We expect an increase of 178,000 in total employment when the Bureau of Labor Statistics releases its first estimate of nonfarm payrolls on Friday, with the unemployment rate holding steady at 3.6%. Before the global public health emergency, hiring was slowing in transport, trade, manufacturing and construction, and we expect that to continue.
We expect an increase of 178,000 in total employment.
Those sectors, along with education, will most likely slow noticeably in growth, and in some cases there will be outright contraction as the supply shock to the labor market becomes evident in the coming months. We have already received anecdotal evidence of layoffs at a number of North American ports as the volume of trade has fallen because of the effective shutting down of Asian supply chains linked to the Chinese economy.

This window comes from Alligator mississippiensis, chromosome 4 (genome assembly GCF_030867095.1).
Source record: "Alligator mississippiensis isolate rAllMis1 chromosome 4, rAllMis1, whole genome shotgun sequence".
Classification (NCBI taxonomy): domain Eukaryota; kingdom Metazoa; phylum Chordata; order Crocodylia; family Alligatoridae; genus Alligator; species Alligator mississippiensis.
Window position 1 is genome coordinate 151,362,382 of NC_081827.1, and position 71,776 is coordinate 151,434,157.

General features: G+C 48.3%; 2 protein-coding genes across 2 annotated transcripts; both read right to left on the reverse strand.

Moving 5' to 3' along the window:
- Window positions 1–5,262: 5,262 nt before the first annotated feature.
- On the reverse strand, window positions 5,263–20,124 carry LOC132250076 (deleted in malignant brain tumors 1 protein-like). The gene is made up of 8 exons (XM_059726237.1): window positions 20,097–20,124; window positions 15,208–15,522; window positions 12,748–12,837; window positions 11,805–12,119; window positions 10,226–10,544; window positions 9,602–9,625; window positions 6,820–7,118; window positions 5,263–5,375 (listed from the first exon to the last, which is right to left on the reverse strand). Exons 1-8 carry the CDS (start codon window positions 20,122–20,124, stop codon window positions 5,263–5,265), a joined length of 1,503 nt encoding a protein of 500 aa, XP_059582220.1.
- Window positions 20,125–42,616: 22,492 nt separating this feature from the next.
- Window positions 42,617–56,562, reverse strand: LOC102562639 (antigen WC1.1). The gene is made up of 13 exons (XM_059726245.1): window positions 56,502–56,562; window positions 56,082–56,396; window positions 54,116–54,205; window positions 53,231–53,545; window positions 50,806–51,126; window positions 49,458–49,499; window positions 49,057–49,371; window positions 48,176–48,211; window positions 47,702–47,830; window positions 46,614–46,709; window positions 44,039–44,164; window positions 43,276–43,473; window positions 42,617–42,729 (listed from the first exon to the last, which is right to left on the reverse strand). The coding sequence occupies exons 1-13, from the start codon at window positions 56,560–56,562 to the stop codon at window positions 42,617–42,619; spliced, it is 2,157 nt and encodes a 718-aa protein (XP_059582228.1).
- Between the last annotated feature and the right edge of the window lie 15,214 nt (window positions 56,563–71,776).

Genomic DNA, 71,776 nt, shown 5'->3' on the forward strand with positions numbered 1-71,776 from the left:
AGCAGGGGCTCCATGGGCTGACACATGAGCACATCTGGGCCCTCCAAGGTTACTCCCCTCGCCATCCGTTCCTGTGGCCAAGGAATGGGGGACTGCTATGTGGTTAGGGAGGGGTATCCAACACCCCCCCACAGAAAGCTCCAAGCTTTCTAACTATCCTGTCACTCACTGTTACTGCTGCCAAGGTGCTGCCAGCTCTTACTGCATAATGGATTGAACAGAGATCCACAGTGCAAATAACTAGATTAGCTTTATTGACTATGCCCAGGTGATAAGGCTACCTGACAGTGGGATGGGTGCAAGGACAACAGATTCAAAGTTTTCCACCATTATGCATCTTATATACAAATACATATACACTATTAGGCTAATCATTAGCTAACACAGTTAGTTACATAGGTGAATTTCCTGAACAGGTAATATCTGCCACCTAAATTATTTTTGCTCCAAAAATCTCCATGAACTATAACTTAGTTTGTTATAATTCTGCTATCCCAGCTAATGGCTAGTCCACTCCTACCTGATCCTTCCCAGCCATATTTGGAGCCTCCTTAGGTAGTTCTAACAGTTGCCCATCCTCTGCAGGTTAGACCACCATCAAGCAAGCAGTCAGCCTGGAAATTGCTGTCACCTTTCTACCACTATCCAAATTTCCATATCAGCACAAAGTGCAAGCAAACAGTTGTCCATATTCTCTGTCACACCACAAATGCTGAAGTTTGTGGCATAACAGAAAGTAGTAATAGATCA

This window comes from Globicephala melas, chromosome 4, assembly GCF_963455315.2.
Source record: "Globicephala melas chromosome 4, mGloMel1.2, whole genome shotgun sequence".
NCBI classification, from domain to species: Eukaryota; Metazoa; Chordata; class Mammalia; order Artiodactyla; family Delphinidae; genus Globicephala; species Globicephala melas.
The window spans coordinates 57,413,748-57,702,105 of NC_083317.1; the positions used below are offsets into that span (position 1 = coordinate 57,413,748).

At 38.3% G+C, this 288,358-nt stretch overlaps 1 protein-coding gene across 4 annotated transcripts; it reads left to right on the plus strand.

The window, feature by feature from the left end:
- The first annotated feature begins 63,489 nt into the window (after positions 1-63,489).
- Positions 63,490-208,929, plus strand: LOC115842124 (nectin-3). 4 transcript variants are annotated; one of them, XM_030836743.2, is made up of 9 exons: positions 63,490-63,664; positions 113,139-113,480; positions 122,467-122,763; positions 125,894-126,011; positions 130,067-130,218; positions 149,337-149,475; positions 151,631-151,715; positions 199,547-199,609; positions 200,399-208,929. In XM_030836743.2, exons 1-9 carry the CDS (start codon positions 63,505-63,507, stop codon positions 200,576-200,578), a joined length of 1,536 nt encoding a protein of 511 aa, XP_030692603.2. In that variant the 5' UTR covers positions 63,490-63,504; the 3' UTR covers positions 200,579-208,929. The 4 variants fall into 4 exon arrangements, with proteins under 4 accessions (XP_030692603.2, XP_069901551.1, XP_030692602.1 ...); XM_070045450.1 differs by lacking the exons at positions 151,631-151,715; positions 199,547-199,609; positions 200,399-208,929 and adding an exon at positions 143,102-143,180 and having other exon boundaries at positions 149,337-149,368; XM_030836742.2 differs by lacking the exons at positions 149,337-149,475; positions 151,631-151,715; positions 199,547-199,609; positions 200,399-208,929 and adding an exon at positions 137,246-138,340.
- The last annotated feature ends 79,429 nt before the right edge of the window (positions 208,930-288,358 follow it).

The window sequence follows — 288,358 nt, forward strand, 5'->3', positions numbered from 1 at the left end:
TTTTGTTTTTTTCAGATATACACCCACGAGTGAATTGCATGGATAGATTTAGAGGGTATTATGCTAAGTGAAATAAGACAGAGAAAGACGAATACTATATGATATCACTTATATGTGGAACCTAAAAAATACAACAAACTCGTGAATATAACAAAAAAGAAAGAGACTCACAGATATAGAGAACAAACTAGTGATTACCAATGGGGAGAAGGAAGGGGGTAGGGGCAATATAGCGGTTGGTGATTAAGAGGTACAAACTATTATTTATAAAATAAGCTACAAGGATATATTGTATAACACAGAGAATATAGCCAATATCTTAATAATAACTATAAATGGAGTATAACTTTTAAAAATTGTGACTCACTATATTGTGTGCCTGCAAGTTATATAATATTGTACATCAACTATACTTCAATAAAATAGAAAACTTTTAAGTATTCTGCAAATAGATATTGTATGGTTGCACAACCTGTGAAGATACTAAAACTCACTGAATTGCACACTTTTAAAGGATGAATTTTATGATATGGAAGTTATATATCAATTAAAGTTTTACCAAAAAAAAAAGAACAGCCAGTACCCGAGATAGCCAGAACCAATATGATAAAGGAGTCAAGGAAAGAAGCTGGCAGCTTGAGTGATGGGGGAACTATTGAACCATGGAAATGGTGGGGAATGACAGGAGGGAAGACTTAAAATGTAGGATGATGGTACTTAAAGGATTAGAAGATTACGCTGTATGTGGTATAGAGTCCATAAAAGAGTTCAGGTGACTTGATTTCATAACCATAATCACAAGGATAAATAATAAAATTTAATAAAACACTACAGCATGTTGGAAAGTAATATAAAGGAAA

We are following weekly unemployment claims and unemployment insurance far more closely than we are the monthly employment report. This near real-time indicator based on our research implies that policymakers and investors should start getting concerned when initial claims make a sustained move above 242,000, which in our estimation would indicate that the economy is at, or soon will be, experiencing a period of contraction.
The wage picture in February will remain unchanged, and given the supply, demand and financial shocks now working their way through the economy, it is almost certain that wages have peaked for the business cycle. We expect an increase in average hourly earnings of 0.3% for the month and 3% on a year-ago basis.
Because of the supply shock, we are also increasing our focus on hours worked and aggregate hours worked, which are solid leading indicators of household consumption. Total hours worked in February were 34.3 and manufacturing hours worked was 40.4, both unchanged from December. Aggregate hours worked increased by 0.2% on the month.